European parliament debate on abortion reflected in Central Europe
There were clashes over abortion in the European parliament this week. The source of the conflict was a report calling for abortion to be decriminalised in all of Europe. A majority of Parliamentarians supported the recommendation - which is not binding - but others, from countries such as Italy and Poland where abotition is restricted, argued that freedom of choice should not prevail over the rights of the unborn. The debate in the parliament in Strasbourg coincides with another in the Czech Republic and a court ruling on abortion earlier this year in Slovakia. In the Czech Republic a junior party in the coalition is calling for the consent of the father for every abortion and the consent of the parents before any woman under 18 can have an abortion. And in Slovakia earlier this year the constitutional court handed down a long-awaited verdict on abortions, six years after a complaint was filed by a group of parliamentarians. Here's how Michal Groch of Radio Slovakia International reported on that story earlier this year.
Six years after it received the complaint from a group of members of parliament, the Constitutional Court handed down a long awaited verdict on abortion legislation. The motion was compiled by 31 deputies, mainly Christian Democrats. The party member and the former Interior Minister Ivan Palko explained their initiative.
“It is one of the key issues for us. It is strongly related to civilization and demographic development. It is one of our main goals to restrict abortions as much as possible in the long term.”
The court ruled that the Abortion Act, which permits abortion at a woman’s request up to the 12th week of pregnancy without stating any reason does not contradict the Slovak Constitution. However, the newer Health Ministry directive, which would make it possible to abort pregnancy up to the 24th week if the foetus is genetically damaged, is not in line with the Constitution. The deputy of the Christian Democratic party Daniel Lipsic stated that they are only partially satisfied with the court’s decision.
“On one hand, the Constitutional Court has met our requirement when it comes to the 24 weeks period in case of genetic defect. On the other hand, the fundamental problem at which we pointed, was not sorted out. According to the court, the current legislative is in line with our constitution. If we would really stick to Slovak constitution, we would find that human life is to be protected in all evolution stages. The Constitutional Court stated that it is all right if the right to life in the first trimester does not have any protection against right to privacy. I believe that the text of the Slovak Constitution does not say this.”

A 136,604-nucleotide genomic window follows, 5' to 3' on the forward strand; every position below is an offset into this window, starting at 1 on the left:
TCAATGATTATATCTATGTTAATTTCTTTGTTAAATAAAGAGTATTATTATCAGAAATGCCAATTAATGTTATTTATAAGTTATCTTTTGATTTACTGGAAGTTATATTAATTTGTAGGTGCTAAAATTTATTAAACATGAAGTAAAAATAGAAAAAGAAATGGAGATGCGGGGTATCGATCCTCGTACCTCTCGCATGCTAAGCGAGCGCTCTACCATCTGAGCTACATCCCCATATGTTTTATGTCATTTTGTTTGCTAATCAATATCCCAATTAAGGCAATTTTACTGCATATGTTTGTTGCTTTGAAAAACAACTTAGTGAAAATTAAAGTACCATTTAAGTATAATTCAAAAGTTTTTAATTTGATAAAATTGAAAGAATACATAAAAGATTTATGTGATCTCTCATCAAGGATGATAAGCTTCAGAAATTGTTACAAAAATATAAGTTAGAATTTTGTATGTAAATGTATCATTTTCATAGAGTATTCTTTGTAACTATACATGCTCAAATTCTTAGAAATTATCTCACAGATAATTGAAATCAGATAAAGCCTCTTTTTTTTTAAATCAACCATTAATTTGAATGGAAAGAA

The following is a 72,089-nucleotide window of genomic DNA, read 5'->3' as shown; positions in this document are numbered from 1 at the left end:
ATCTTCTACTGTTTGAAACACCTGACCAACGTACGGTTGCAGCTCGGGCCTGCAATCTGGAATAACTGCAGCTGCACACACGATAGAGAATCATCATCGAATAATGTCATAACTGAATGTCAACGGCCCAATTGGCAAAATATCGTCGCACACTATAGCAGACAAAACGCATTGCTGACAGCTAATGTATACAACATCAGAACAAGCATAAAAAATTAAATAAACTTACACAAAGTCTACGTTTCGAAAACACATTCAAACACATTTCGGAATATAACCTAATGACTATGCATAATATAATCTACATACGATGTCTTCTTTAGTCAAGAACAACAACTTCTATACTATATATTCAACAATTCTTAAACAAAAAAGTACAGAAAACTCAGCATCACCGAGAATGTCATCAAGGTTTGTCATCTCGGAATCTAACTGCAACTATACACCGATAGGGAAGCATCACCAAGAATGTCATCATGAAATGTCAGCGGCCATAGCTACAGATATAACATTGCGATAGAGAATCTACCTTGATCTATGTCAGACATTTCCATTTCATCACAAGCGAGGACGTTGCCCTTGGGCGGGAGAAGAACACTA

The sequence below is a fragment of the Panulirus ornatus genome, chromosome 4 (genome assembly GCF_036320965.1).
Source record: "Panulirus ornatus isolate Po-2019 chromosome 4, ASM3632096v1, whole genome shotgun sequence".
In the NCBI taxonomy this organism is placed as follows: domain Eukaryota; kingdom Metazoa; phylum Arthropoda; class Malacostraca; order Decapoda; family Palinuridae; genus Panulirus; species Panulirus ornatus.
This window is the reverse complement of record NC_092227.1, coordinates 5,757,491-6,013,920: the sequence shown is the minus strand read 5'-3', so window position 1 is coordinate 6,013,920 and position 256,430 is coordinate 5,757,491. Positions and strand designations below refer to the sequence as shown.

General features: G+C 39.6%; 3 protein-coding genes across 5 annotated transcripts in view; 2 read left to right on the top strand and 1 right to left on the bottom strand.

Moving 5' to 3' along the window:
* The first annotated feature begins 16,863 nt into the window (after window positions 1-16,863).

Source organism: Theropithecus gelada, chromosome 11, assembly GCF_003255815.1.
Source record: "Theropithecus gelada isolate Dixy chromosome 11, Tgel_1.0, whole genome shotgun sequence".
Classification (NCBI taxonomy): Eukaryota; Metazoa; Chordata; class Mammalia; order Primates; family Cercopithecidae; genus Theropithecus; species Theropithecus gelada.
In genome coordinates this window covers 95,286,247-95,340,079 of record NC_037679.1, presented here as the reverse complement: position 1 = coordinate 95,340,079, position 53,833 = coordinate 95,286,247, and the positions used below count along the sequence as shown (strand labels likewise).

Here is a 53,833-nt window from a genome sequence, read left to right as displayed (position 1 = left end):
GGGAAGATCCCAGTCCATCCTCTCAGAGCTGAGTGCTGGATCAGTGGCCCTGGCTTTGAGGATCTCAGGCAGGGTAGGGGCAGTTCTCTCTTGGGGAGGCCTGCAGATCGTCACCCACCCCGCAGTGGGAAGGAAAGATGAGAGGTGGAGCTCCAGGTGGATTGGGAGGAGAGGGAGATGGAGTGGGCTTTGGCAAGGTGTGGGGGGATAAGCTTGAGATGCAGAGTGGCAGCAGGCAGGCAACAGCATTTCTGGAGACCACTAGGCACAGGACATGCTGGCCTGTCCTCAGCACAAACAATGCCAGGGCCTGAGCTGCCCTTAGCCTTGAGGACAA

The 24 weeks period regulations have thus been canceled and the court has decided that new rules must be implemented directly to legislature as the amendment. The parliament has 6 months to do that. The situation until then however, is very unclear. It is because abortions are going to be performed according to the law from 1986 which permits them right up until birth, which is obviously a bizarre situation. Therefore it looks as if it will be hospitals who will have the last word in this case. Lawyers’ opinions on the situation differ.
“As a Justice Minister, I believe that politicians should not interfere in this matter. It is up to the judicial bodies, in this case the Constitutional Court, to make a decision. The representative of the motion haven’t managed the initiative knowingly and he has totally lost in this case.”
It isn’t good that there isn’t a clear answer to such an important question. The search for the best way to proceed with this issue shouldn’t be allowed to take too long. Given the current composition of Parliament, however, the response is being sketched out in a very foggy manner. Such a situation certainly doesn’t help women who have to face one of the toughest decisions in their lives.